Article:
Whoa! Rolling Boulder on Mars Leaves Trail Visible from Space

Boulder trail on Mars
NASA's Mars Reconnaissance Orbiter spotted the trail from an oblong boulder (bottom right) that rolled down a slope on the Red Planet. The image was taken on July 3, 2014. (Image credit: NASA/JPL-Caltech/Univ. of Arizona)

NASA has a case of Mars rock and roll ... literally.

The agency's Mars Reconnaissance Orbiter currently orbiting the Red Planet has spotted the trail left behind after a tall boulder tumbled down a Martian slope. The Mars rock's misshapen prints are clearly visible in the spacecraft's view from orbit. While NASA unveiled the MRO spacecraft's black and white view of the rocky road on Wednesday (Aug. 13), the image was actually captured on July 3. 

By looking at the large rock's shadow, scientists at NASA have calculated that the boulder is about 20 feet tall (6 meters) and 11.5 feet wide (3.5 m). The SUV-sized boulder ended its roll pointed straight up on its axis, according to NASA officials. [See more amazing Mars photos by MRO]

NASA's Mars Reconnaissance Orbiter snapped this view, showing the the trail left by a rolling boulder that tumbled down the side of a slope, on July 3, 2014. (Image credit: NASA/JPL-Caltech/Univ. of Arizona)

"The boulder's trail down the slope is about one-third of a mile (about 500 meters) long," NASA officials wrote in an image description. "The trail has an odd repeating pattern, suggesting the boulder could not roll straight due to its shape." 

Scientists used MRO's High Resolution Imaging Science Experiment, or HiRISE, camera to take the Mars boulder photo.

The space agency's Mars Reconnaissance Orbiter launched to space in 2005 and has been orbiting the Red Planet in 2006. The spacecraft has beamed back some amazing images of the Martian surface including pictures of the Spirit rover and Viking landers. NASA's probe has also witnessed dust devils and avalanches from its place in orbit.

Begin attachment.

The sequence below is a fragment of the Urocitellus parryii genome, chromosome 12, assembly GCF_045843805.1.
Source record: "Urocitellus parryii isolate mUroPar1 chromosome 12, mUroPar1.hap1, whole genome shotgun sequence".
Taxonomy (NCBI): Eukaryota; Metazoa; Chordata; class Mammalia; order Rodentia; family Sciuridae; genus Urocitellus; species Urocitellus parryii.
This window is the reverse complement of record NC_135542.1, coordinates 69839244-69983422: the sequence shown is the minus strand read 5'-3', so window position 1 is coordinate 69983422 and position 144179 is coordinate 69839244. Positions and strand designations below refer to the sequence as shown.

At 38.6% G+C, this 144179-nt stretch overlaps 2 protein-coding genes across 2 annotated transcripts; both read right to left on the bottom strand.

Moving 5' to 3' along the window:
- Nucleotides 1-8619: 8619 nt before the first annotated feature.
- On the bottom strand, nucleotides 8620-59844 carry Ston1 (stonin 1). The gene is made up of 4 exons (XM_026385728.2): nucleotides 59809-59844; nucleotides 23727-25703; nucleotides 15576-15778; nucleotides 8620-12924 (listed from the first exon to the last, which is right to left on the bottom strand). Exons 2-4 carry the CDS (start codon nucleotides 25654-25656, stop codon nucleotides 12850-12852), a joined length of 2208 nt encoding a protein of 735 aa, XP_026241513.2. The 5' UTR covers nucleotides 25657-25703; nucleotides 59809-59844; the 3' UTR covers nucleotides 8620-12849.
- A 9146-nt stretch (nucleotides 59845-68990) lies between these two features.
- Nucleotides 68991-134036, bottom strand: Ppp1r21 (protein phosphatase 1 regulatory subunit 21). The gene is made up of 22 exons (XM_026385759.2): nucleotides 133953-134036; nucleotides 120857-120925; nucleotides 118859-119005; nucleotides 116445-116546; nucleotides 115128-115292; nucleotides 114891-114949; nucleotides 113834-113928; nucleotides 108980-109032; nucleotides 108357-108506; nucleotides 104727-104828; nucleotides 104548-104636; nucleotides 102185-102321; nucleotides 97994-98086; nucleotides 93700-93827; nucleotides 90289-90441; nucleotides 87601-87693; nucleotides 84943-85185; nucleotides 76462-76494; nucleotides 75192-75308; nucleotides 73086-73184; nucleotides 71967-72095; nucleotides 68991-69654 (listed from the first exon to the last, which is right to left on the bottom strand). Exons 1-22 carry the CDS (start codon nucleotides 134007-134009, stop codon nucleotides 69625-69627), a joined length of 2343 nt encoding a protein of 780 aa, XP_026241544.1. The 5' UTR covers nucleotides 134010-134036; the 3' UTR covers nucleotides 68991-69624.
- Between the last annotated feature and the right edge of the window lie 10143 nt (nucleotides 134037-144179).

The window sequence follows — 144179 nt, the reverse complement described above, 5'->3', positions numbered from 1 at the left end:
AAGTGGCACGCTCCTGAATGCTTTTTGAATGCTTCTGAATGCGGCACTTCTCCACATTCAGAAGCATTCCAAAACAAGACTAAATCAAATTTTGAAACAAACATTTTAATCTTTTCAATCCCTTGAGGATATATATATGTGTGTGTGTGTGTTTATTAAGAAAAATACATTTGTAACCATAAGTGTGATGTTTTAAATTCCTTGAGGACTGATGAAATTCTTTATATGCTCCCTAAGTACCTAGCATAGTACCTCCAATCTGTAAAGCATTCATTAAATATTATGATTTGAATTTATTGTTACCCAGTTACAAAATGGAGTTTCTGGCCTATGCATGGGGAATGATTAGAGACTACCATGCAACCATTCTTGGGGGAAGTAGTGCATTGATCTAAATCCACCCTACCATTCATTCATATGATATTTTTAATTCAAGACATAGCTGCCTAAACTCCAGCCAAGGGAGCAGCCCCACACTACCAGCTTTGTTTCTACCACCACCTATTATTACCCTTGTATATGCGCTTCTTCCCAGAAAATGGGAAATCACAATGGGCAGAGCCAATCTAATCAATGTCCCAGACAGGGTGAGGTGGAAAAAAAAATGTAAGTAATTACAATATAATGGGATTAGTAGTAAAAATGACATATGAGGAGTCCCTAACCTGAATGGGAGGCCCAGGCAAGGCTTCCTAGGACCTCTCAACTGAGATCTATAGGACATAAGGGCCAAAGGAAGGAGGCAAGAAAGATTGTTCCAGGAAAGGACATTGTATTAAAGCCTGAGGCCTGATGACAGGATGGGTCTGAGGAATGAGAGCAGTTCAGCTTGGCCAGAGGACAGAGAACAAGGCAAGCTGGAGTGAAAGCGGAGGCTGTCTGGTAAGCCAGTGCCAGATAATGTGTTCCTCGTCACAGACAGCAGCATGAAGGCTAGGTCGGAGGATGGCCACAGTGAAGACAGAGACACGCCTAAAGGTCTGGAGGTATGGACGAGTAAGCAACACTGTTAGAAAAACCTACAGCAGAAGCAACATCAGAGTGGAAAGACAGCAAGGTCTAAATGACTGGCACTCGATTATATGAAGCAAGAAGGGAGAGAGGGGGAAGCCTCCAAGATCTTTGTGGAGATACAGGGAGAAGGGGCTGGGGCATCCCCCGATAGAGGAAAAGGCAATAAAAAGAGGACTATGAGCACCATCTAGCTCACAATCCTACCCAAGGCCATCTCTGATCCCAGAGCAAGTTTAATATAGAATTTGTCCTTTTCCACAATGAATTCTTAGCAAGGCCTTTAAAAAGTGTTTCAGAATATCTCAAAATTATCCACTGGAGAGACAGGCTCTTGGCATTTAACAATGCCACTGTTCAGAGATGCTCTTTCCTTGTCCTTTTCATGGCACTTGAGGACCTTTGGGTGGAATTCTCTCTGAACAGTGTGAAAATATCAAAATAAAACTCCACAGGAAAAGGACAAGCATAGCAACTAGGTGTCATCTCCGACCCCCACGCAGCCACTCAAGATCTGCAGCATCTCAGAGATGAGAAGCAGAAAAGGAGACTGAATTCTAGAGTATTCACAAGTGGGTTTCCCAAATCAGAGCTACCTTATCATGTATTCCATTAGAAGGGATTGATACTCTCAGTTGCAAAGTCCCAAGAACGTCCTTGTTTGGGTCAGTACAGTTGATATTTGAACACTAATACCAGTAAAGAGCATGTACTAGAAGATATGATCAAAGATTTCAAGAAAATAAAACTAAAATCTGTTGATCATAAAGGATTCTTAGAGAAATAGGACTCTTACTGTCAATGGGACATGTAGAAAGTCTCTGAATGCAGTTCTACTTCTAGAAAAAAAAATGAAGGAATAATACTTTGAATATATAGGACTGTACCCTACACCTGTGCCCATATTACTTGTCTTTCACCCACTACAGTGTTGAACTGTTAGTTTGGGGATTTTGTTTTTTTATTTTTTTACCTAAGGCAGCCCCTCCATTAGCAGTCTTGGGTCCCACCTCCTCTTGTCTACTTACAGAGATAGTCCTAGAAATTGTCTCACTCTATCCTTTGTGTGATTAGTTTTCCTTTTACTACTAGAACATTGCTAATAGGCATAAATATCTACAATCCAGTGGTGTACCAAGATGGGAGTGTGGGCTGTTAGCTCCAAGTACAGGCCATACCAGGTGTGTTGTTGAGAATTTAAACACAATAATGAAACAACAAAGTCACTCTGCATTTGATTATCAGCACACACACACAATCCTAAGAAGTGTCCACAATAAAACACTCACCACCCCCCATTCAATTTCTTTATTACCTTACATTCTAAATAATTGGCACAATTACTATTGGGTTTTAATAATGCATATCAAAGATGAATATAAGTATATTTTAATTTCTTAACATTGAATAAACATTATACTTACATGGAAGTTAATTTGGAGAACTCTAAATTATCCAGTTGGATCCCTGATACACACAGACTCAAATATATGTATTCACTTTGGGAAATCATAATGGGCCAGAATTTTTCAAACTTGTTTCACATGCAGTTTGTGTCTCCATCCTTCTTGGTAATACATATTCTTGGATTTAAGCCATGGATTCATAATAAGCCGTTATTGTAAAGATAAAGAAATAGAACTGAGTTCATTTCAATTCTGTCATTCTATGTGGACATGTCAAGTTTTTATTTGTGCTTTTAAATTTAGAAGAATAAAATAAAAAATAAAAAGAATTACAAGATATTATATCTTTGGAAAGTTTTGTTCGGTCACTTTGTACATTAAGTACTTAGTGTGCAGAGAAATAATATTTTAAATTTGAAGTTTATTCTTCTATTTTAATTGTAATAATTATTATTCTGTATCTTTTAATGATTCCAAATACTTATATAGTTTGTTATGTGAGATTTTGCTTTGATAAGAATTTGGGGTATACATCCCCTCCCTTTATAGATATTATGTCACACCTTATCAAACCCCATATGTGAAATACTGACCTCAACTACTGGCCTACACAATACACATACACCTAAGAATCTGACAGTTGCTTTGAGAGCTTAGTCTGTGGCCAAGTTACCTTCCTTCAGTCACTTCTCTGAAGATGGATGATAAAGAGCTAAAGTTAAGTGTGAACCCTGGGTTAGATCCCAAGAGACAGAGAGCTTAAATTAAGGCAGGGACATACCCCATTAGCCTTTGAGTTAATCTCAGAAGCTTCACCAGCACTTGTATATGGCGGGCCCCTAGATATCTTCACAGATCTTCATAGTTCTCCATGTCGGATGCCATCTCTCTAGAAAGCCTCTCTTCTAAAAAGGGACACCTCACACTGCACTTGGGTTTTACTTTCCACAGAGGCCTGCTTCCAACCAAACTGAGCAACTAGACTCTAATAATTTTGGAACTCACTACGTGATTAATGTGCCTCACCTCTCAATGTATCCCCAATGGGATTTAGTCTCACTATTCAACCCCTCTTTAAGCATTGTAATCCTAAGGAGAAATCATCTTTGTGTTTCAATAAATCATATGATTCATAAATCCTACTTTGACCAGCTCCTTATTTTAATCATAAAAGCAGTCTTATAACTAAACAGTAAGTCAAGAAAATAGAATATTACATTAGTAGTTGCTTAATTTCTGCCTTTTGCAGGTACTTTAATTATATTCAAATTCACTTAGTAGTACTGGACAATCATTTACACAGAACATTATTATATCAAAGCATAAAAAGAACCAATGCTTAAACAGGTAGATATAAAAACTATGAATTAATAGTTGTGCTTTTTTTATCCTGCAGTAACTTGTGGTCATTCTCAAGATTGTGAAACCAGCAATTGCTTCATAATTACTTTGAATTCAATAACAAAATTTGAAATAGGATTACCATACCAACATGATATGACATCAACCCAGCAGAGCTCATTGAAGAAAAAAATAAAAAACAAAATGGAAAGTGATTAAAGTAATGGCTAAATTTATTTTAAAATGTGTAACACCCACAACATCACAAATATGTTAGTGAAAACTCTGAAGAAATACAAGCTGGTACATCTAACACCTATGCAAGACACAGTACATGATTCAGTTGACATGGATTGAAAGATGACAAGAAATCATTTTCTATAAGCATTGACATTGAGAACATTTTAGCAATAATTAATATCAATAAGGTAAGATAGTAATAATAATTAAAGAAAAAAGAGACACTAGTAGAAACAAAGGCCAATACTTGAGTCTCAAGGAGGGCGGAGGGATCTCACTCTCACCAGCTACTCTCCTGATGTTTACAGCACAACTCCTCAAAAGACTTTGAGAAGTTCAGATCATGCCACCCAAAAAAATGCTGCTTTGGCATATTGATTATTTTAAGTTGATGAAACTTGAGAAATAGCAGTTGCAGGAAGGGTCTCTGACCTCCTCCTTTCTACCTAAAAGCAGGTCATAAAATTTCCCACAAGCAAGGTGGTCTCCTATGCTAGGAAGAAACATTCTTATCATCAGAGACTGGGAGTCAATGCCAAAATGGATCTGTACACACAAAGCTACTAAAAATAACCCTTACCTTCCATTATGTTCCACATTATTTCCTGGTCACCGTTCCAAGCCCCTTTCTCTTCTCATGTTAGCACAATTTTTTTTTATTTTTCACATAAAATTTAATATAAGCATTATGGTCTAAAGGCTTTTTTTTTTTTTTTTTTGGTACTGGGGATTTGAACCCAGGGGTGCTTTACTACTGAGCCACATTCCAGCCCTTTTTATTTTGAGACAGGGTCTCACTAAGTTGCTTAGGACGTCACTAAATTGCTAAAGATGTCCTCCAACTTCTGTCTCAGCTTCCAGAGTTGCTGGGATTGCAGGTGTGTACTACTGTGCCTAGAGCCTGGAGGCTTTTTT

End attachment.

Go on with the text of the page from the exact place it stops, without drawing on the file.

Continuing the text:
In October, MRO will also have a chance to monitor Mars' close brush with a comet set to fly by the Red Planet. NASA has started to adjust the orbits of spacecraft at Mars to prepare them for their encounter with Comet Siding Spring and ensure that they will be safe from any ill effects that could be caused by the comet.

NASA's MRO and Odyssey are both currently in operation orbiting Mars. The space agency's Mars Atmosphere and Volatile Evolution spacecraft, better known as  MAVEN, is on its way to the Red Planet and will arrive before the comet's closest approach. NASA's Curiosity and Opportunity rovers are also functional on the Red Planet.

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Miriam Kramer
Staff Writer

Miriam Kramer joined Space.com as a Staff Writer in December 2012. Since then, she has floated in weightlessness on a zero-gravity flight, felt the pull of 4-Gs in a trainer aircraft and watched rockets soar into space from Florida and Virginia. She also served as Space.com's lead space entertainment reporter, and enjoys all aspects of space news, astronomy and commercial spaceflight.  Miriam has also presented space stories during live interviews with Fox News and other TV and radio outlets. She originally hails from Knoxville, Tennessee where she and her family would take trips to dark spots on the outskirts of town to watch meteor showers every year. She loves to travel and one day hopes to see the northern lights in person. Miriam is currently a space reporter with Axios, writing the Axios Space newsletter. You can follow Miriam on Twitter.